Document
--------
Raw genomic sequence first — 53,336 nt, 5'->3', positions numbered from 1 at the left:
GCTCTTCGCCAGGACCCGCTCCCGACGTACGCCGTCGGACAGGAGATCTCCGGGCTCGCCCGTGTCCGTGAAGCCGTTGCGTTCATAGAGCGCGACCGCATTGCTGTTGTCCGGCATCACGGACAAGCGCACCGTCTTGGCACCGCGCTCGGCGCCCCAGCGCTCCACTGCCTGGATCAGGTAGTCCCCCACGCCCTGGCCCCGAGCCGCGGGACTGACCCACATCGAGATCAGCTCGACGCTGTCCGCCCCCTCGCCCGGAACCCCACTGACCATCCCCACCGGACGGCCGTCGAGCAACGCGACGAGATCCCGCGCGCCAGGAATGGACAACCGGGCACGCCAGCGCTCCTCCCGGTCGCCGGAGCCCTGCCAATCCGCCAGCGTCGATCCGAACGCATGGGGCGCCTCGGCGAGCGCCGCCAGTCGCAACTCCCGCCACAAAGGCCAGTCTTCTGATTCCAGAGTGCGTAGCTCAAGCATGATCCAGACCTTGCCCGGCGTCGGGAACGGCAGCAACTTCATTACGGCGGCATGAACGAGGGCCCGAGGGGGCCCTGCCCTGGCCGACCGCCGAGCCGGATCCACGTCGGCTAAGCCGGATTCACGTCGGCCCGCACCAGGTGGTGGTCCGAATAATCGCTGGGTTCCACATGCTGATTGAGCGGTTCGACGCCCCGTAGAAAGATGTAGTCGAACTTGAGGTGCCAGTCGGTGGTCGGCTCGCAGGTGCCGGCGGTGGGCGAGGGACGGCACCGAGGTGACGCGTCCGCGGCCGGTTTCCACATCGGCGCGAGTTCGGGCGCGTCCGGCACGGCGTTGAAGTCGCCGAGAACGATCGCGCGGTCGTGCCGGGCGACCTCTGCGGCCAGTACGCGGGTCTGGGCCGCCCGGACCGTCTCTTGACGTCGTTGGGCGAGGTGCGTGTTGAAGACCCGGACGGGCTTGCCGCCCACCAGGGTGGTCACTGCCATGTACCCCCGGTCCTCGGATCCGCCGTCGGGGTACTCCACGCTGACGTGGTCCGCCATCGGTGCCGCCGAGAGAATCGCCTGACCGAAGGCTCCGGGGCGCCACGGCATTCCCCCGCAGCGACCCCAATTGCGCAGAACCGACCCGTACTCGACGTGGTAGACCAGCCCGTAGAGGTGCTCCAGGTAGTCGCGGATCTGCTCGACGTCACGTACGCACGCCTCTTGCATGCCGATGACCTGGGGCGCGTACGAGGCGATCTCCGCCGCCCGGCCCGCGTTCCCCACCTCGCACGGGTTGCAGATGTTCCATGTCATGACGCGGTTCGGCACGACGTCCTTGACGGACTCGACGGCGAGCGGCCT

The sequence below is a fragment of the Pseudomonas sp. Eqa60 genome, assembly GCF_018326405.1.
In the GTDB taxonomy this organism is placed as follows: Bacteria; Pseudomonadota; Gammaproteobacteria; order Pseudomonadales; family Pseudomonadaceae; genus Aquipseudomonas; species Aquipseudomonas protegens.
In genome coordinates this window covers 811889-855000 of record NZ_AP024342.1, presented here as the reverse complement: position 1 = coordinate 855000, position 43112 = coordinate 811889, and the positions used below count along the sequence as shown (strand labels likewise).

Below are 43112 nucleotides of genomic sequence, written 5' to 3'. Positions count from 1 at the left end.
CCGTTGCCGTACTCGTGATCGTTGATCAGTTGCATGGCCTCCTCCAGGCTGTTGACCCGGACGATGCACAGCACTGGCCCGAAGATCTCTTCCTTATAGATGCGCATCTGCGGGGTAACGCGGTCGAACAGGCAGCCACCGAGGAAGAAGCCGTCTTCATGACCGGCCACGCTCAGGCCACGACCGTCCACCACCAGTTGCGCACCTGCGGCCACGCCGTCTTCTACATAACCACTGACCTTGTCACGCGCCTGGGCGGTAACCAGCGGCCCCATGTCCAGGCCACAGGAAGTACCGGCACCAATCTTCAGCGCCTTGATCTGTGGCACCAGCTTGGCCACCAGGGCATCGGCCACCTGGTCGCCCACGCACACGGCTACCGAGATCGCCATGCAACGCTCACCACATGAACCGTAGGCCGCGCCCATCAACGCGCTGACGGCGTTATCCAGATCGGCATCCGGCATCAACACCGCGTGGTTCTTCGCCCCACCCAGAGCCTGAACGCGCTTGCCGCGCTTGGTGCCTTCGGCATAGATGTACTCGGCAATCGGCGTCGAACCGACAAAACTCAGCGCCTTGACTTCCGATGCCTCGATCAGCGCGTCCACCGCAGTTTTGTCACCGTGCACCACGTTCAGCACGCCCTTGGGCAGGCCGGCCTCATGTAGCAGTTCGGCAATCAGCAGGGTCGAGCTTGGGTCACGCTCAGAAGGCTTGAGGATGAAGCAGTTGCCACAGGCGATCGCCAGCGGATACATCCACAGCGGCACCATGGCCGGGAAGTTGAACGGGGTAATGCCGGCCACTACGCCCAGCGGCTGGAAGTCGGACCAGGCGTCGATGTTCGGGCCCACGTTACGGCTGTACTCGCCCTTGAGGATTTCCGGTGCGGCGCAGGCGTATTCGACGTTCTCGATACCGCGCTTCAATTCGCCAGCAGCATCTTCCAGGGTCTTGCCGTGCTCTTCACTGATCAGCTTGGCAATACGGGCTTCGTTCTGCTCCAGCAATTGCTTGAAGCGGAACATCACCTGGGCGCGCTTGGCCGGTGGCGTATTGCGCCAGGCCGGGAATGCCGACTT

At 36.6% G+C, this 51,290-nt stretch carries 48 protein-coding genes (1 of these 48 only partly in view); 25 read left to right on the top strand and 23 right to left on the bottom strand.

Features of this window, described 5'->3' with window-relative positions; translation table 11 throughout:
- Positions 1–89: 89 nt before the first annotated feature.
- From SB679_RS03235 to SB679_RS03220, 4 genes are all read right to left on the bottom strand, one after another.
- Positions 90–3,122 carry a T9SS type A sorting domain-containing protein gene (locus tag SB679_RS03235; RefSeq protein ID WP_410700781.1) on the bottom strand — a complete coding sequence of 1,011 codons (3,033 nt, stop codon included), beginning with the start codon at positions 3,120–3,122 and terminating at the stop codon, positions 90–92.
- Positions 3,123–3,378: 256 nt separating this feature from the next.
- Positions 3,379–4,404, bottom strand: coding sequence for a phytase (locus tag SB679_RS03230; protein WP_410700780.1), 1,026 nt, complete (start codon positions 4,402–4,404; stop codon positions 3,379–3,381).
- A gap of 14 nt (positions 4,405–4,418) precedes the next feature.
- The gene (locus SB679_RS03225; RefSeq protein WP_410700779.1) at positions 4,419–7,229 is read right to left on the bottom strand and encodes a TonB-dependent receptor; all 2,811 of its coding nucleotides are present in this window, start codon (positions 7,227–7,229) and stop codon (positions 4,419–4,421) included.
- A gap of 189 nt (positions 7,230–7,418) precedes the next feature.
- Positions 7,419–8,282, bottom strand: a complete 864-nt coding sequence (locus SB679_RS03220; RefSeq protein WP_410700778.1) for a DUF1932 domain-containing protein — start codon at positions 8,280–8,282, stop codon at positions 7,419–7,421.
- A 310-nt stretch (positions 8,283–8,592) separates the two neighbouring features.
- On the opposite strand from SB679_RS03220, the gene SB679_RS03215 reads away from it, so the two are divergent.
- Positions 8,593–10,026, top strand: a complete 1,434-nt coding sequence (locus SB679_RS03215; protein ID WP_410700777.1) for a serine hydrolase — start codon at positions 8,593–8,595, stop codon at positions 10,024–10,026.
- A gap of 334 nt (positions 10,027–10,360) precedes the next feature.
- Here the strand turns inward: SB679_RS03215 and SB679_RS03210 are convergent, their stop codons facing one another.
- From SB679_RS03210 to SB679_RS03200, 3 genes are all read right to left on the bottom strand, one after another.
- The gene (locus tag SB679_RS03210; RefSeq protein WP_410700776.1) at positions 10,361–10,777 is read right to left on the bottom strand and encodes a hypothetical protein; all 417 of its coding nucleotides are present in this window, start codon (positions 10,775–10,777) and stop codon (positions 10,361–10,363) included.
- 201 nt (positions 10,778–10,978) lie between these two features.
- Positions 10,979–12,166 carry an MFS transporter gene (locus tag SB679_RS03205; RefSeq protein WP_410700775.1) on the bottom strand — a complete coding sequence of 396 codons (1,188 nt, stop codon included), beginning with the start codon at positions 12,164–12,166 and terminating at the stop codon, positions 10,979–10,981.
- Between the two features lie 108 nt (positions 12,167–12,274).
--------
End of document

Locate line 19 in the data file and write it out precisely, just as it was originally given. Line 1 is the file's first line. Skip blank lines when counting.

- A 310-nt stretch (positions 8,283–8,592) separates the two neighbouring features.